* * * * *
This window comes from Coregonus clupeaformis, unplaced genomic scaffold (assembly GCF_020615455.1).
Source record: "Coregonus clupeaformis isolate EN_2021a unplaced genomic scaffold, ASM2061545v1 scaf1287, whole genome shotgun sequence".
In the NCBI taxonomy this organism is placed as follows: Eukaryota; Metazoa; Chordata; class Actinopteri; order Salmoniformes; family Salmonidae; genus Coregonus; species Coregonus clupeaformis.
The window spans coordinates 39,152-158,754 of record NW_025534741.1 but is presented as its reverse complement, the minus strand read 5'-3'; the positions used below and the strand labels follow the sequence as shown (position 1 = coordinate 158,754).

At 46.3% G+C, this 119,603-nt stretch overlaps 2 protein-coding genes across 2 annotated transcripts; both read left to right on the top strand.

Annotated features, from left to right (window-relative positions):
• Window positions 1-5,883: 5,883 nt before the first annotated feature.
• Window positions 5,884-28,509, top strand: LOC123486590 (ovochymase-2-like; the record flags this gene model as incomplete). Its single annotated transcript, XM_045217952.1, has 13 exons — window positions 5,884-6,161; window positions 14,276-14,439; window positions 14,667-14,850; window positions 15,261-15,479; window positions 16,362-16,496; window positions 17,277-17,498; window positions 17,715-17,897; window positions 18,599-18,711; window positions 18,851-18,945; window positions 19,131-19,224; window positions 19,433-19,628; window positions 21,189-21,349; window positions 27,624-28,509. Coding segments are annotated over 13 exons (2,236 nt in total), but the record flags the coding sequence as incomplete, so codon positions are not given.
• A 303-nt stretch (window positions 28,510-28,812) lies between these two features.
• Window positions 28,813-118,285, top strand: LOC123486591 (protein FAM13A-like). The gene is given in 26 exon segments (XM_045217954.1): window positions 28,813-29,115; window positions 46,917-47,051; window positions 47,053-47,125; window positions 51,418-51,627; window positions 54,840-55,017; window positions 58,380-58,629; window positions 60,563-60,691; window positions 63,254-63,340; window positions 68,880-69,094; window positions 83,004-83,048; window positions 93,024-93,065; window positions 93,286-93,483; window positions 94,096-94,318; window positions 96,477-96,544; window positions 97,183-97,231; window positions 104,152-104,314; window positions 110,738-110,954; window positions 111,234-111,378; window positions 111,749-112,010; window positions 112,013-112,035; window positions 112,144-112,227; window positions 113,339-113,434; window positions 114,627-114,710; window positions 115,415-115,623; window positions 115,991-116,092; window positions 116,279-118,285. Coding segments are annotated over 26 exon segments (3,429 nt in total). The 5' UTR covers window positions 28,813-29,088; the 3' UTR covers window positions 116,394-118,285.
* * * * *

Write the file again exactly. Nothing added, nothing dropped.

This window comes from Coregonus clupeaformis, unplaced genomic scaffold (assembly GCF_020615455.1).
Source record: "Coregonus clupeaformis isolate EN_2021a unplaced genomic scaffold, ASM2061545v1 scaf1287, whole genome shotgun sequence".
In the NCBI taxonomy this organism is placed as follows: Eukaryota; Metazoa; Chordata; class Actinopteri; order Salmoniformes; family Salmonidae; genus Coregonus; species Coregonus clupeaformis.
The window spans coordinates 39,152-158,754 of record NW_025534741.1 but is presented as its reverse complement, the minus strand read 5'-3'; the positions used below and the strand labels follow the sequence as shown (position 1 = coordinate 158,754).

At 46.3% G+C, this 119,603-nt stretch overlaps 2 protein-coding genes across 2 annotated transcripts; both read left to right on the top strand.

Annotated features, from left to right (window-relative positions):
• Window positions 1-5,883: 5,883 nt before the first annotated feature.
• Window positions 5,884-28,509, top strand: LOC123486590 (ovochymase-2-like; the record flags this gene model as incomplete). Its single annotated transcript, XM_045217952.1, has 13 exons — window positions 5,884-6,161; window positions 14,276-14,439; window positions 14,667-14,850; window positions 15,261-15,479; window positions 16,362-16,496; window positions 17,277-17,498; window positions 17,715-17,897; window positions 18,599-18,711; window positions 18,851-18,945; window positions 19,131-19,224; window positions 19,433-19,628; window positions 21,189-21,349; window positions 27,624-28,509. Coding segments are annotated over 13 exons (2,236 nt in total), but the record flags the coding sequence as incomplete, so codon positions are not given.
• A 303-nt stretch (window positions 28,510-28,812) lies between these two features.
• Window positions 28,813-118,285, top strand: LOC123486591 (protein FAM13A-like). The gene is given in 26 exon segments (XM_045217954.1): window positions 28,813-29,115; window positions 46,917-47,051; window positions 47,053-47,125; window positions 51,418-51,627; window positions 54,840-55,017; window positions 58,380-58,629; window positions 60,563-60,691; window positions 63,254-63,340; window positions 68,880-69,094; window positions 83,004-83,048; window positions 93,024-93,065; window positions 93,286-93,483; window positions 94,096-94,318; window positions 96,477-96,544; window positions 97,183-97,231; window positions 104,152-104,314; window positions 110,738-110,954; window positions 111,234-111,378; window positions 111,749-112,010; window positions 112,013-112,035; window positions 112,144-112,227; window positions 113,339-113,434; window positions 114,627-114,710; window positions 115,415-115,623; window positions 115,991-116,092; window positions 116,279-118,285. Coding segments are annotated over 26 exon segments (3,429 nt in total). The 5' UTR covers window positions 28,813-29,088; the 3' UTR covers window positions 116,394-118,285.